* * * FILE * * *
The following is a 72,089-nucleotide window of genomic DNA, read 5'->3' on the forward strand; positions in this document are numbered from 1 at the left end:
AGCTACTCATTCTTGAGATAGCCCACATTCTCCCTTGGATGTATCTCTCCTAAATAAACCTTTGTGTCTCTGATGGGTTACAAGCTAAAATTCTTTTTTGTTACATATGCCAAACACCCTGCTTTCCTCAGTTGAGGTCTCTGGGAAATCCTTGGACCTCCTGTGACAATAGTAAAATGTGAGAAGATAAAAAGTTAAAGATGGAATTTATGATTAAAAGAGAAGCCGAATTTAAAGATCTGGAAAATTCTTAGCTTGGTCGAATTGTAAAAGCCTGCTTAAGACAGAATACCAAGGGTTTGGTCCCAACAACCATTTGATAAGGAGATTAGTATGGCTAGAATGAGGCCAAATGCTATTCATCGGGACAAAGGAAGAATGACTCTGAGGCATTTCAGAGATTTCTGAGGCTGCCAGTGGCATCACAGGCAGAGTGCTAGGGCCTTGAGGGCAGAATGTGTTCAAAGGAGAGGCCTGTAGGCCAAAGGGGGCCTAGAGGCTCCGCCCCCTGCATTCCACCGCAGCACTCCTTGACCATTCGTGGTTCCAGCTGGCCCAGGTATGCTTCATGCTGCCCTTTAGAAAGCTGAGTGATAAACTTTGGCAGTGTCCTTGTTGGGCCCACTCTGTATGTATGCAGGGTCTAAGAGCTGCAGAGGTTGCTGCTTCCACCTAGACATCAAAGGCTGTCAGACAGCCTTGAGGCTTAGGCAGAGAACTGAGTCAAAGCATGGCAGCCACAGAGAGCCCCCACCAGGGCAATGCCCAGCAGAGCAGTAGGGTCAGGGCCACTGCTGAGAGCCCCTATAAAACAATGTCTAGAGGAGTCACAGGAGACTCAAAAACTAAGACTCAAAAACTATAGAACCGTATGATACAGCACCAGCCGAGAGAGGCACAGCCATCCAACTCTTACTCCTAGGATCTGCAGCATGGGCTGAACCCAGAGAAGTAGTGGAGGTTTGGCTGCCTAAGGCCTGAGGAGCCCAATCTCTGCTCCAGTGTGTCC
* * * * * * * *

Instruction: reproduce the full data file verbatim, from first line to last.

The following is a 72,089-nucleotide window of genomic DNA, read 5'->3' on the forward strand; positions in this document are numbered from 1 at the left end:
AGCTACTCATTCTTGAGATAGCCCACATTCTCCCTTGGATGTATCTCTCCTAAATAAACCTTTGTGTCTCTGATGGGTTACAAGCTAAAATTCTTTTTTGTTACATATGCCAAACACCCTGCTTTCCTCAGTTGAGGTCTCTGGGAAATCCTTGGACCTCCTGTGACAATAGTAAAATGTGAGAAGATAAAAAGTTAAAGATGGAATTTATGATTAAAAGAGAAGCCGAATTTAAAGATCTGGAAAATTCTTAGCTTGGTCGAATTGTAAAAGCCTGCTTAAGACAGAATACCAAGGGTTTGGTCCCAACAACCATTTGATAAGGAGATTAGTATGGCTAGAATGAGGCCAAATGCTATTCATCGGGACAAAGGAAGAATGACTCTGAGGCATTTCAGAGATTTCTGAGGCTGCCAGTGGCATCACAGGCAGAGTGCTAGGGCCTTGAGGGCAGAATGTGTTCAAAGGAGAGGCCTGTAGGCCAAAGGGGGCCTAGAGGCTCCGCCCCCTGCATTCCACCGCAGCACTCCTTGACCATTCGTGGTTCCAGCTGGCCCAGGTATGCTTCATGCTGCCCTTTAGAAAGCTGAGTGATAAACTTTGGCAGTGTCCTTGTTGGGCCCACTCTGTATGTATGCAGGGTCTAAGAGCTGCAGAGGTTGCTGCTTCCACCTAGACATCAAAGGCTGTCAGACAGCCTTGAGGCTTAGGCAGAGAACTGAGTCAAAGCATGGCAGCCACAGAGAGCCCCCACCAGGGCAATGCCCAGCAGAGCAGTAGGGTCAGGGCCACTGCTGAGAGCCCCTATAAAACAATGTCTAGAGGAGTCACAGGAGACTCAAAAACTAAGACTCAAAAACTATAGAACCGTATGATACAGCACCAGCCGAGAGAGGCACAGCCATCCAACTCTTACTCCTAGGATCTGCAGCATGGGCTGAACCCAGAGAAGTAGTGGAGGTTTGGCTGCCTAAGGCCTGAGGAGCCCAATCTCTGCTCCAGTGTGTCC